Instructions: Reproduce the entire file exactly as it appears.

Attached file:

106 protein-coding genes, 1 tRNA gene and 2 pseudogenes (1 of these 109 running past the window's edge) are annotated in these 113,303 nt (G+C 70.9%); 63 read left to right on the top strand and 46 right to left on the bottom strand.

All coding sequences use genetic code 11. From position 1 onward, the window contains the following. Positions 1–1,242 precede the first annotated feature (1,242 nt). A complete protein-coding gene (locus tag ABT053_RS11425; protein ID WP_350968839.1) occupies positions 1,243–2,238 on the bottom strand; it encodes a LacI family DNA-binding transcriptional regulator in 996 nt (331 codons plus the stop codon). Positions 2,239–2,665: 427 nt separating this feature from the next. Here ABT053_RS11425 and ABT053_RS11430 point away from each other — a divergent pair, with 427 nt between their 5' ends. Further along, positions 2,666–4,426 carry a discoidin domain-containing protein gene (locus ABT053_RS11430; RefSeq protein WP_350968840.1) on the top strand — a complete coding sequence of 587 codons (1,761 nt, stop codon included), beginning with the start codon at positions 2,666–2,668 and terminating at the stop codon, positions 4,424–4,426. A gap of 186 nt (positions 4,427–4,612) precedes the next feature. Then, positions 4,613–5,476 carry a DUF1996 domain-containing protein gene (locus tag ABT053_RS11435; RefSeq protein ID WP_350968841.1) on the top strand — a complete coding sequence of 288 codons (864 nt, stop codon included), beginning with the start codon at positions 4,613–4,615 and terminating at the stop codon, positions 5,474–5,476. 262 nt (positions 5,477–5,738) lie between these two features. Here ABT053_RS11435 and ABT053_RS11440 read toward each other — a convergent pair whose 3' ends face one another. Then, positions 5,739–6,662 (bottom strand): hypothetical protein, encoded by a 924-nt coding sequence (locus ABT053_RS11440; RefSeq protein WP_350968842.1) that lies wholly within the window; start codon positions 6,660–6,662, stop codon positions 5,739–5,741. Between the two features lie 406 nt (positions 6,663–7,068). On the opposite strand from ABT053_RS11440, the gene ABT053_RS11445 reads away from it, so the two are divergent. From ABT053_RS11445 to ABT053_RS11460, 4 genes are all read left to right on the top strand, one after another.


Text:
106 protein-coding genes, 1 tRNA gene and 2 pseudogenes (1 of these 109 running past the window's edge) are annotated in these 113,303 nt (G+C 70.9%); 63 read left to right on the top strand and 46 right to left on the bottom strand.

All coding sequences use genetic code 11. From position 1 onward, the window contains the following. Positions 1–1,242 precede the first annotated feature (1,242 nt). A complete protein-coding gene (locus tag ABT053_RS11425; protein ID WP_350968839.1) occupies positions 1,243–2,238 on the bottom strand; it encodes a LacI family DNA-binding transcriptional regulator in 996 nt (331 codons plus the stop codon). Positions 2,239–2,665: 427 nt separating this feature from the next. Here ABT053_RS11425 and ABT053_RS11430 point away from each other — a divergent pair, with 427 nt between their 5' ends. Further along, positions 2,666–4,426 carry a discoidin domain-containing protein gene (locus ABT053_RS11430; RefSeq protein WP_350968840.1) on the top strand — a complete coding sequence of 587 codons (1,761 nt, stop codon included), beginning with the start codon at positions 2,666–2,668 and terminating at the stop codon, positions 4,424–4,426. A gap of 186 nt (positions 4,427–4,612) precedes the next feature. Then, positions 4,613–5,476 carry a DUF1996 domain-containing protein gene (locus tag ABT053_RS11435; RefSeq protein ID WP_350968841.1) on the top strand — a complete coding sequence of 288 codons (864 nt, stop codon included), beginning with the start codon at positions 4,613–4,615 and terminating at the stop codon, positions 5,474–5,476. 262 nt (positions 5,477–5,738) lie between these two features. Here ABT053_RS11435 and ABT053_RS11440 read toward each other — a convergent pair whose 3' ends face one another. Then, positions 5,739–6,662 (bottom strand): hypothetical protein, encoded by a 924-nt coding sequence (locus ABT053_RS11440; RefSeq protein WP_350968842.1) that lies wholly within the window; start codon positions 6,660–6,662, stop codon positions 5,739–5,741. Between the two features lie 406 nt (positions 6,663–7,068). On the opposite strand from ABT053_RS11440, the gene ABT053_RS11445 reads away from it, so the two are divergent. From ABT053_RS11445 to ABT053_RS11460, 4 genes are all read left to right on the top strand, one after another.